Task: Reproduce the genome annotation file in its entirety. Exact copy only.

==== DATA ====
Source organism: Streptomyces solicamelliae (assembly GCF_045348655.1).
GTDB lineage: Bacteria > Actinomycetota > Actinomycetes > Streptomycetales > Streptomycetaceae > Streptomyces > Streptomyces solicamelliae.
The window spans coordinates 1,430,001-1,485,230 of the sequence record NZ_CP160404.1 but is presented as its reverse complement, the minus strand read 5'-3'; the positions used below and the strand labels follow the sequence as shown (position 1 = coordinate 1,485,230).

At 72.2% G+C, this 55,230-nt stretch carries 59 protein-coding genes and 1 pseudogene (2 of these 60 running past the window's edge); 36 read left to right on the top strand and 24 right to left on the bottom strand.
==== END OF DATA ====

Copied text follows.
Source organism: Streptomyces solicamelliae (assembly GCF_045348655.1).
GTDB lineage: Bacteria > Actinomycetota > Actinomycetes > Streptomycetales > Streptomycetaceae > Streptomyces > Streptomyces solicamelliae.
The window spans coordinates 1,430,001-1,485,230 of the sequence record NZ_CP160404.1 but is presented as its reverse complement, the minus strand read 5'-3'; the positions used below and the strand labels follow the sequence as shown (position 1 = coordinate 1,485,230).

At 72.2% G+C, this 55,230-nt stretch carries 59 protein-coding genes and 1 pseudogene (2 of these 60 running past the window's edge); 36 read left to right on the top strand and 24 right to left on the bottom strand.